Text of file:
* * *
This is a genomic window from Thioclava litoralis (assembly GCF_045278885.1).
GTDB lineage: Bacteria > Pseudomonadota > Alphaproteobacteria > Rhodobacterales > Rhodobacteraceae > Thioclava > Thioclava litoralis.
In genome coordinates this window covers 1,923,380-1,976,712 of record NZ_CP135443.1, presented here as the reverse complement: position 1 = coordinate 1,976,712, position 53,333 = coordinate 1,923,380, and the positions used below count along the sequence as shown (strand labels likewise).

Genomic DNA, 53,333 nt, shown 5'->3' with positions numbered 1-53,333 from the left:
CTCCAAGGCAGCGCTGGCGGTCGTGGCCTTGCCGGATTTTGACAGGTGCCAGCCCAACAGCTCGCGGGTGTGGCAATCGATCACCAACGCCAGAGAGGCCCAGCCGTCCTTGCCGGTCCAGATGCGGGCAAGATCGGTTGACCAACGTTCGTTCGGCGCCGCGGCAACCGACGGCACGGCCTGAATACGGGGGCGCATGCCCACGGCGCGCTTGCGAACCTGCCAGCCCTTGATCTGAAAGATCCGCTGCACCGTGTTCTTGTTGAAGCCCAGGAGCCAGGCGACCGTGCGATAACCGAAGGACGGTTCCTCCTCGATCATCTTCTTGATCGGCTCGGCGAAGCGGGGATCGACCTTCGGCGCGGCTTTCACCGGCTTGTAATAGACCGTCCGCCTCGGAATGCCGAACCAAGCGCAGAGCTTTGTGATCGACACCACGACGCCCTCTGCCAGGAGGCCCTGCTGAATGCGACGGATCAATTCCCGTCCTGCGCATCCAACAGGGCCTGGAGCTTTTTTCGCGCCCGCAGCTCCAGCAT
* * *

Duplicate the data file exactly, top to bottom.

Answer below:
This is a genomic window from Thioclava litoralis (assembly GCF_045278885.1).
GTDB lineage: Bacteria > Pseudomonadota > Alphaproteobacteria > Rhodobacterales > Rhodobacteraceae > Thioclava > Thioclava litoralis.
In genome coordinates this window covers 1,923,380-1,976,712 of record NZ_CP135443.1, presented here as the reverse complement: position 1 = coordinate 1,976,712, position 53,333 = coordinate 1,923,380, and the positions used below count along the sequence as shown (strand labels likewise).

Genomic DNA, 53,333 nt, shown 5'->3' with positions numbered 1-53,333 from the left:
CTCCAAGGCAGCGCTGGCGGTCGTGGCCTTGCCGGATTTTGACAGGTGCCAGCCCAACAGCTCGCGGGTGTGGCAATCGATCACCAACGCCAGAGAGGCCCAGCCGTCCTTGCCGGTCCAGATGCGGGCAAGATCGGTTGACCAACGTTCGTTCGGCGCCGCGGCAACCGACGGCACGGCCTGAATACGGGGGCGCATGCCCACGGCGCGCTTGCGAACCTGCCAGCCCTTGATCTGAAAGATCCGCTGCACCGTGTTCTTGTTGAAGCCCAGGAGCCAGGCGACCGTGCGATAACCGAAGGACGGTTCCTCCTCGATCATCTTCTTGATCGGCTCGGCGAAGCGGGGATCGACCTTCGGCGCGGCTTTCACCGGCTTGTAATAGACCGTCCGCCTCGGAATGCCGAACCAAGCGCAGAGCTTTGTGATCGACACCACGACGCCCTCTGCCAGGAGGCCCTGCTGAATGCGACGGATCAATTCCCGTCCTGCGCATCCAACAGGGCCTGGAGCTTTTTTCGCGCCCGCAGCTCCAGCAT